King Herod was enraged when he learned from the Magi, the wise men, that there was an infant born in Bethlehem who they were seeking to worship. He smooth talked his way with the wise men, using them as pawns in his quest to protect his own power. He asked them to inform him about where he could find Jesus, promising he too was a devout religious man, that he would like to worship the infant king too (Matt. 2:8). Epiphany this year is a sobering reminder that religious language and symbols can be co-opted as a weapon of earthly political power. Herod was also happy to use his own religious advisers as pawns to retain power. 

The arrival of the Magi was a catalyst for Herod to unleash violence. Matthew’s Gospel (Ch 2) highlights that there was “fear,” “terror,” and “lies” when the Magi come calling on Herod. Herod was anxious, and the people under him were cautious and apprehensive. The Magi discerned something was wrong.

The Magi, we are told, did find Jesus and pay homage to him, and then instead of returning to Herod, went home by a different route. 

This year, the story has particular poignancy, with the power plays of Herod and the feigning of religious belief and appropriation of religious symbols.

Like the Magi, we too may need to find a different route to travel on from this point.

We speak about Epiphany as a time of light and illumination, a time of revelation, to see more cleraly the revelation of Jesus. Epiphany this year was also a wake-up call – that we need a new direction to head as a global community. 

We are tired. Tired of the pandemic. Tired of political life that exploits and delivers partial truth. Tired of economic and political movements that promote nationalism, isolation, and versions of xenophobia. Tired of wealth that is hoarded by a few people while others struggle to simply survive. Tired of the way policy is guided by insecurity, fear, prejudice, and racism. Tired of the overwhelming reality of global climate change and so little we can do when those with power refuse to confront the issues for the sake of future generations. The earth is groaning. 

We need a prophetic vision, focused on the light of Christ. A vision that invests in human flourishing and well-being. The story of the Magi is a story to enliven our own faith. They had seen something hopeful that propelled them to undertake a long journey. It was this hope that sustained them. Such a hope in the God revealed in Jesus is one to sustain our actions, our prayers, our relationships as we share in God’s redeeming work in the world.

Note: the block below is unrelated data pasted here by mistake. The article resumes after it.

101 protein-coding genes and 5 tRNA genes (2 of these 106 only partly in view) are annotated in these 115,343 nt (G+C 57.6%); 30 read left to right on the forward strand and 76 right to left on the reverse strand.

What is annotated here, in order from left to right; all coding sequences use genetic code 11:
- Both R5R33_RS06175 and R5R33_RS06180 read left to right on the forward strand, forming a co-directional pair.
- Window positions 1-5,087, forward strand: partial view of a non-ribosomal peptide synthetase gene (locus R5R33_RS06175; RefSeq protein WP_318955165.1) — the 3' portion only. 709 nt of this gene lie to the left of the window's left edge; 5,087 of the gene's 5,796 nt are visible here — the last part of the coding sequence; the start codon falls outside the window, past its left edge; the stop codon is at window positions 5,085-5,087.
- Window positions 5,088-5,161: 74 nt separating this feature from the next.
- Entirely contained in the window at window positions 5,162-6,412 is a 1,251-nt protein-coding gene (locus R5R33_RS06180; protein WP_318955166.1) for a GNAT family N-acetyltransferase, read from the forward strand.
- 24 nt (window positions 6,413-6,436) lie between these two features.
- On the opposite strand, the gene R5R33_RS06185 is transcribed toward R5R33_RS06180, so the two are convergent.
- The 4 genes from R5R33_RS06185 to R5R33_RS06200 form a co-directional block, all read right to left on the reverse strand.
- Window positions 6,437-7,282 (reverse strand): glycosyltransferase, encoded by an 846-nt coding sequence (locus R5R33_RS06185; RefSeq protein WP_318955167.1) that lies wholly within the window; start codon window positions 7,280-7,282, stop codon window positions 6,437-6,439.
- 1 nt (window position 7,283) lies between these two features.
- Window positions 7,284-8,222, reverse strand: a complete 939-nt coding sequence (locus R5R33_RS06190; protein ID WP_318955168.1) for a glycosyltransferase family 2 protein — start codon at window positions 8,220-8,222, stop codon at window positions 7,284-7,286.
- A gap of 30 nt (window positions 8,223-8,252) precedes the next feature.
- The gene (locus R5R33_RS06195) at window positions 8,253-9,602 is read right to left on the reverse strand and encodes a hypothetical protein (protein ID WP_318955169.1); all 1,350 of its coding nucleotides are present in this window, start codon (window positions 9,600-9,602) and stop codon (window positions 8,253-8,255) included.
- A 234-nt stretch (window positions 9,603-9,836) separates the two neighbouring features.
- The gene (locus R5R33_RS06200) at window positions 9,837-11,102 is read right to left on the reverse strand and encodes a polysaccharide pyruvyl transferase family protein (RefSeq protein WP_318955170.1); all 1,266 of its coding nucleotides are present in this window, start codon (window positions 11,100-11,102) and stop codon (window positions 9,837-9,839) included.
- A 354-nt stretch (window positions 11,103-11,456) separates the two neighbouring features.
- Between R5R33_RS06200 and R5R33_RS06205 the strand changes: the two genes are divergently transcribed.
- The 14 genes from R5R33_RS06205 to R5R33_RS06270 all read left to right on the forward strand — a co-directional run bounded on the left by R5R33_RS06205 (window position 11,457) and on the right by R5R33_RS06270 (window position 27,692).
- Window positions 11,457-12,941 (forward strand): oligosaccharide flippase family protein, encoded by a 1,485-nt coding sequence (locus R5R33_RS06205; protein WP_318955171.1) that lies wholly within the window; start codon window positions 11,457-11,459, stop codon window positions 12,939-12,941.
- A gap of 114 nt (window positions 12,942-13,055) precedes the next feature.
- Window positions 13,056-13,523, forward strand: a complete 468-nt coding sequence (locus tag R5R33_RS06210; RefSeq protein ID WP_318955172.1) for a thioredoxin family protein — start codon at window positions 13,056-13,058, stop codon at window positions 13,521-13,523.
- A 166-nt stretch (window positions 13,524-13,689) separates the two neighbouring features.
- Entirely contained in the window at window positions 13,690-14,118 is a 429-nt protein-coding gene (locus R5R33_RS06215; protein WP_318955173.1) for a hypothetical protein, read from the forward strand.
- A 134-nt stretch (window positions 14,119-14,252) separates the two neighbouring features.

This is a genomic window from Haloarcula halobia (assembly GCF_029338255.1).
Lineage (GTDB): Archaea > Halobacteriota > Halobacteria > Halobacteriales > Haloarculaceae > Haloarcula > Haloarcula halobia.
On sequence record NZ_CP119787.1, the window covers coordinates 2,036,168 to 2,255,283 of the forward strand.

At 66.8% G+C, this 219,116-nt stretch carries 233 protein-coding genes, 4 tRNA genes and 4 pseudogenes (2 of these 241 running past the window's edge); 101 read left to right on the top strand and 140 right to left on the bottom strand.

The Genesis reading we heard today begins, In the beginning God created the heavens and the earth. . Scholars believe it actually says, ‘In beginning…’. An action, rather than a time. And that action continues. 

Mark’s Gospel states its intention with the words: ‘the beginning of the good news of Jesus Christ, the Son of God’. It suggests the beginning of a new order, a new world that is to come. And it happens through the life, death and resurrection of Jesus. 

Mark’s Gospel begins in the wilderness on the far side of the Jordan, on the Jordanian side of the river. UNESCO has declared Bethany Beyond the Jordan a World Heritage site, identifying present-day Jordan as the location where Jesus’ baptism is believed to have taken place. The Vatican and Orthodox Christian patriarchs have given their blessings to the site. This location was also closely associated with the foundational identity of the Jewish peope. It was where the miraculous crossing of the Jordan into the promised land took place, under the leadership of Joshua. 

The location is significant. It meant that a large number of Israelites symbolically left their land, and then re-entered the land. A fresh start. And immersion in the Jordan’s waters. Dying to the old ways of living, and rising to the new ways of living, to God’s way. 

What happened this week as Epiphany began was shocking but it also provokes an opportunity for us to examine our own lives, about what’s important. Like those who John baptised, who symbolically left their land and then re-entered it fresh from baptism, we need to ask what we need to leave behind and how we re-orient our lives to the way of Jesus. To pause and ask ourselves what it means to be a follower of Jesus. To ask, who are we? What are our values? How do we love our neighbours as ourselves, those we agree with and those we don’t? How do we follow the Jesus way?

Jesus invites us to the way of truth-telling, of mercy and justice, of love, of forgiveness, of repentance, of reconciliation. We reorient our lives to this calling. The prophetic work of the church is to take up the slow work of repair, of re-forming our churches around the deep, unchanging truths of the light of Christ. To reconstruct communities where we can know and speak truth, serve the needy and the poor, love our neighbours, learn to be poor in spirit, and witness to the light of Christ amid darkness. To bring wholeness, and healing. To act justly and to love mercy and to walk humbly with God, as the prophet Micah said. 

The Jesus Way invites us find a different route than the one that has led us to this point, because there will always be another Herod whose fear and hold on power leads to violence and death. Let us journey through this season of Epiphany, seeking the revelation of Jesus in our midst. 

And this blessing for the journey: 

May God strengthen you for adversity and companion you in joy. 
May God give you the courage of your conviction 
and the wisdom to know when to speak and act. 
May you know peace. 
May you be gifted with deep, true friendship and love. 
May you have laughter to fortify you against the disappointments. 
May you be brave. 

© Valerie Bridgeman, December 18, 2013